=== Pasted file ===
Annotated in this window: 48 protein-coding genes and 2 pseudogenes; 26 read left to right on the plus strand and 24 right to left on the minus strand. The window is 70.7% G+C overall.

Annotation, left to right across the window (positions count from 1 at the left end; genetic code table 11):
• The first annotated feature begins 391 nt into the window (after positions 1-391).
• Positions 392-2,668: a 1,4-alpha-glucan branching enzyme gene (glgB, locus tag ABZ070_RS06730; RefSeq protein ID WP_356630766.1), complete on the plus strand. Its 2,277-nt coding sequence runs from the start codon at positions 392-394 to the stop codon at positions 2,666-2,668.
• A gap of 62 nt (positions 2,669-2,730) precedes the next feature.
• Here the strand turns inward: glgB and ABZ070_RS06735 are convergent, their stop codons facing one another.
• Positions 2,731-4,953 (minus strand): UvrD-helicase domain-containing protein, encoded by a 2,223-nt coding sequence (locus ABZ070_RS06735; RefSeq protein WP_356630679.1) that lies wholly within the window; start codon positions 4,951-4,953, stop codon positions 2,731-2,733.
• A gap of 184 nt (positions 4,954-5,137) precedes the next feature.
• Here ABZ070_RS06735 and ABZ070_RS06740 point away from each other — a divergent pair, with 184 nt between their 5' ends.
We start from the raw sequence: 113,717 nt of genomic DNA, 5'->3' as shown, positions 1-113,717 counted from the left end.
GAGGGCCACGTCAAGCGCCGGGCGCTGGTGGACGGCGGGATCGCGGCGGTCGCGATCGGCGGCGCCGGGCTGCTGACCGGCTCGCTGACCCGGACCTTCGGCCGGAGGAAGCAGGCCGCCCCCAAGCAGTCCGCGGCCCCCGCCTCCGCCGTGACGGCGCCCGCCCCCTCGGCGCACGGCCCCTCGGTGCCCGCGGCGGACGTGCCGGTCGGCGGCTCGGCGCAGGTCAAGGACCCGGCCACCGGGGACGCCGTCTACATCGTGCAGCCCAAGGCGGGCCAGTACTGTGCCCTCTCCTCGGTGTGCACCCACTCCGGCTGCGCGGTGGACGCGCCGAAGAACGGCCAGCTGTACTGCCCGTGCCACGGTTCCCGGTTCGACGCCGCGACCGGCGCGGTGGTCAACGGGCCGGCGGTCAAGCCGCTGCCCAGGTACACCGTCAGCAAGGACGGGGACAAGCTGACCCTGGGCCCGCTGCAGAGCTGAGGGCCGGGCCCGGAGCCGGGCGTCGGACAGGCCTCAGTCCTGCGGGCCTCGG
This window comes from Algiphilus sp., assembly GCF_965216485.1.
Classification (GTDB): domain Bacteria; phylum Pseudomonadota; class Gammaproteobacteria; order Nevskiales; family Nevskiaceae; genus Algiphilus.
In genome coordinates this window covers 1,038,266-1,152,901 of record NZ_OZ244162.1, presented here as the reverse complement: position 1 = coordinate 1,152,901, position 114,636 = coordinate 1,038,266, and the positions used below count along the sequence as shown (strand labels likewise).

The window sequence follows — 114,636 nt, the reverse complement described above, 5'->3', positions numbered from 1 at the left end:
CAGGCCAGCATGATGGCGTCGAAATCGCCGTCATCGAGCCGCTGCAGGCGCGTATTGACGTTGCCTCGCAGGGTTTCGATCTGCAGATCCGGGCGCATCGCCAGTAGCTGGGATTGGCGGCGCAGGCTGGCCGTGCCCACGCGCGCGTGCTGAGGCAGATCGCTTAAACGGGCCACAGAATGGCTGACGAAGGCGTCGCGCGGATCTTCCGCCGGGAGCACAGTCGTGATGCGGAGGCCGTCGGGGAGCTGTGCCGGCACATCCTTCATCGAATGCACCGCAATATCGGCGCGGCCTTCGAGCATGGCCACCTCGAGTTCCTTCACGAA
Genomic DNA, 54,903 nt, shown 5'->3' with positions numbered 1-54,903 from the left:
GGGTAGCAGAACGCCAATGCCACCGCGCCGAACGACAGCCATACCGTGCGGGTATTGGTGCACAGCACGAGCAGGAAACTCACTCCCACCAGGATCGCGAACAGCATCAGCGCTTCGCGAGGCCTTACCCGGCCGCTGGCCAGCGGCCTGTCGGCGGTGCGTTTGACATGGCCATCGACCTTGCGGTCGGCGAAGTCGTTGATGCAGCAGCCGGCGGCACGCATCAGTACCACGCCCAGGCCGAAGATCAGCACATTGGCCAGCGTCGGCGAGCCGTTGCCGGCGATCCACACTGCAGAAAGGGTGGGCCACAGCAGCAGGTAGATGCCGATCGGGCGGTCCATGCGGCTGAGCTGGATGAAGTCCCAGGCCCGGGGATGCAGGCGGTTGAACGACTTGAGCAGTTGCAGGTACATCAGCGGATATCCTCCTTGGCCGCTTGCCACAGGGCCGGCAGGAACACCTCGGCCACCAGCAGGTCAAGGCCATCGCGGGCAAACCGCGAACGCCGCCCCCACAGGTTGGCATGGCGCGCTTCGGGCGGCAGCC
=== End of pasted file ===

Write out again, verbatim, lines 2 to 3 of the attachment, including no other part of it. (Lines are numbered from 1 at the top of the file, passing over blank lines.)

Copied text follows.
Annotation, left to right across the window (positions count from 1 at the left end; genetic code table 11):
• The first annotated feature begins 391 nt into the window (after positions 1-391).